Iran and India are considering an alternate settlement mechanism for trade despite a payment of $5bln for crude imports having been made by Indian oil companies, sources said.
Sources said the move was necessitated by the fear that the US could put pressure on Turkey, through which payment was routed, to stop acting as the intermediary for oil payments. Also, several Indian exporters have not received payments for rice, tea and plastics that they exported to Iran as the Reserve Bank of India put restrictions on settlement under the Asian Currency Union following pressure from the US.
The proposed mechanism that is still under discussion envisages net settlement in rupees, something akin to the rupee-rouble trade with the erstwhile Soviet Union. Under the arrangement, Iran can invest in designated sectors such as oil and gas and also put the money in government securities. This way, the money will also earn good returns and outstanding dues would be cleared, an official said.
Officials admitted that the proposed alternate mechanism was not fool-proof as finally the funds would have to be transferred to the Iranian government or some of its agencies. Besides, over a period of time, it will result in substantial holdings of government securities and, possibly, even equity shares with Iranian agencies.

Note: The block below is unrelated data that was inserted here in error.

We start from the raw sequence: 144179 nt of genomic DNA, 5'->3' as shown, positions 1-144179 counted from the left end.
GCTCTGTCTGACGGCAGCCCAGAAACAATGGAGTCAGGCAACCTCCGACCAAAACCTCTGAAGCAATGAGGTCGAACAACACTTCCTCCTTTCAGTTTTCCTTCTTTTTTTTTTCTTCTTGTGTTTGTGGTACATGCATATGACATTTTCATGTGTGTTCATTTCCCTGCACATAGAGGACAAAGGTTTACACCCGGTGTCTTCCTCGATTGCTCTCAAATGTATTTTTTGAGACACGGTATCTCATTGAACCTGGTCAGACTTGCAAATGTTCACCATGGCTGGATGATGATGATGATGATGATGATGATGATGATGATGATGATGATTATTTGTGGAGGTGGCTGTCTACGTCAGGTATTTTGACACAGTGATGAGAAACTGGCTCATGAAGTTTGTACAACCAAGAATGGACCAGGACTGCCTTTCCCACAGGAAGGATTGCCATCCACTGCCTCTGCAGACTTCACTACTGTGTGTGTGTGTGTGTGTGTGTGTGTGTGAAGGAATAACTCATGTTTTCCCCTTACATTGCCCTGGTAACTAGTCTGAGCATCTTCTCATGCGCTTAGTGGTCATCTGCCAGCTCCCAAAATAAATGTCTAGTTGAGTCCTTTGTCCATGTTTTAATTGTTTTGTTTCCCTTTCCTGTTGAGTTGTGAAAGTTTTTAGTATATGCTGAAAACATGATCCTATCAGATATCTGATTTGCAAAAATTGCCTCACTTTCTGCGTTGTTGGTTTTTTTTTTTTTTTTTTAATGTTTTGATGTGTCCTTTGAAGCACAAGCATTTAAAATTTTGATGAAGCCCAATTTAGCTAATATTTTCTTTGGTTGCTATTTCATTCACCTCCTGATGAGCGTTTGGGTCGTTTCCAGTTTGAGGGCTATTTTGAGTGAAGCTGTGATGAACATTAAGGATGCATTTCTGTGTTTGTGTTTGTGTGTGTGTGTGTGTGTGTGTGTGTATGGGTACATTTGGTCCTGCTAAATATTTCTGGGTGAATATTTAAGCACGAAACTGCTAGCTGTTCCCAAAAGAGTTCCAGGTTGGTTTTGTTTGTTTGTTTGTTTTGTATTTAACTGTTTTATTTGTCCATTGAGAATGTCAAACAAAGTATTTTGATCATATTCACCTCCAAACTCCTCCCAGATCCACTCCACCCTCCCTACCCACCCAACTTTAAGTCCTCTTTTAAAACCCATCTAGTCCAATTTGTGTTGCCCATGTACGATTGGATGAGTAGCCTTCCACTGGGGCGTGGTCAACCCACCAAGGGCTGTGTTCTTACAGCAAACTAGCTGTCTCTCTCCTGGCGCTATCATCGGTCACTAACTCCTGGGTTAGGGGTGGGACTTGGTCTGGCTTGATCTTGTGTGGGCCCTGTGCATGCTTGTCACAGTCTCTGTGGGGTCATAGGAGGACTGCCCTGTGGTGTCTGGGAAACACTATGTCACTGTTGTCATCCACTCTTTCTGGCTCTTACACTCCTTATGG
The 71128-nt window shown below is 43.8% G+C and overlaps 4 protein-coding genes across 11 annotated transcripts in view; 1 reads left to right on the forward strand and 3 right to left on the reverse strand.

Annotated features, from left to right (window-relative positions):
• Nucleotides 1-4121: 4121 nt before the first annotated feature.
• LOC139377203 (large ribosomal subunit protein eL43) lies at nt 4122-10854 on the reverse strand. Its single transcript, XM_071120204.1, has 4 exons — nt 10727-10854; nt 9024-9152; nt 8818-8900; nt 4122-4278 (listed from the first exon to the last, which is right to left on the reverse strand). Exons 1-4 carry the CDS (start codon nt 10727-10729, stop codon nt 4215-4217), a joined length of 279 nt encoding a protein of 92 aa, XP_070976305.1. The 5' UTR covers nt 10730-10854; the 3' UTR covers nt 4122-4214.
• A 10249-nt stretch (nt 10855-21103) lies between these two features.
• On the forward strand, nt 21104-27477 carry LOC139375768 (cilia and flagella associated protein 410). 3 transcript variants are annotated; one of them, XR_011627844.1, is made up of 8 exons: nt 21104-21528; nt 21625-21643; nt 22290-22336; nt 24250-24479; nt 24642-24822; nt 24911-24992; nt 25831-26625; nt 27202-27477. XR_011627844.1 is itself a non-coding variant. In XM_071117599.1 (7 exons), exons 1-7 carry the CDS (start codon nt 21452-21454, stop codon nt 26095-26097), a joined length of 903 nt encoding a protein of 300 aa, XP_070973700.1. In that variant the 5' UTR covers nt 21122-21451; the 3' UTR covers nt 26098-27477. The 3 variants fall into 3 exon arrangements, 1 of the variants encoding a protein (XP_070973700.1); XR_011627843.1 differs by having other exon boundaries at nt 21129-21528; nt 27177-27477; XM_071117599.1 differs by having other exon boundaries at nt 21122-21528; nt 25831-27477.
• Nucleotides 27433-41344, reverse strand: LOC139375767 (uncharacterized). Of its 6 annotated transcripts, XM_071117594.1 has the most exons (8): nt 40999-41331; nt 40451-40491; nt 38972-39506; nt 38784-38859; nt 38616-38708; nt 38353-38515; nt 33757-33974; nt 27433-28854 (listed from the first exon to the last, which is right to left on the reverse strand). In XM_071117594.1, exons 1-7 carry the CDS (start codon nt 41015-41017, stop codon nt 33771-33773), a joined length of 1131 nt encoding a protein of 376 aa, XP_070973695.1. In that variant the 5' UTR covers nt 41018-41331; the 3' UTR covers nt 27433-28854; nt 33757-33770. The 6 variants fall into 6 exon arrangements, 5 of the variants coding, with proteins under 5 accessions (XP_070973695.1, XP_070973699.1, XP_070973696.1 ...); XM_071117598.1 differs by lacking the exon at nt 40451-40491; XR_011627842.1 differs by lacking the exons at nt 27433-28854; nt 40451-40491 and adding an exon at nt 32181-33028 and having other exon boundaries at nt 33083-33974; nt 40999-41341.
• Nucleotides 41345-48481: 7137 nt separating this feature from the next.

TOI was the first to report on December 29, 2010 that a rupee-based settlement mechanism was under consideration.
Reports said on Sunday that India had paid $5bln for oil shipments and it will continue to pay for ongoing crude oil supplies.
In case of non-oil trade, bulk of which is non-oil shipments out of India, exporters are routing consignments through third countries such as the UAE to avoid payment delays.
Payment problems arose last December after RBI asked importers to settle their accounts outside the Asian Currency Union in currencies other than dollar and euro, leaving oil companies to pay for the crude only in rupees.
"RBI goofed up in doing away with the Asian Currency Union without putting an alternate mechanism in place. You don't end a system without putting a new one in place," said a senior official involved with the discussions.
For the moment, payment for oil is routed through Turkey's state-owned Halkbank.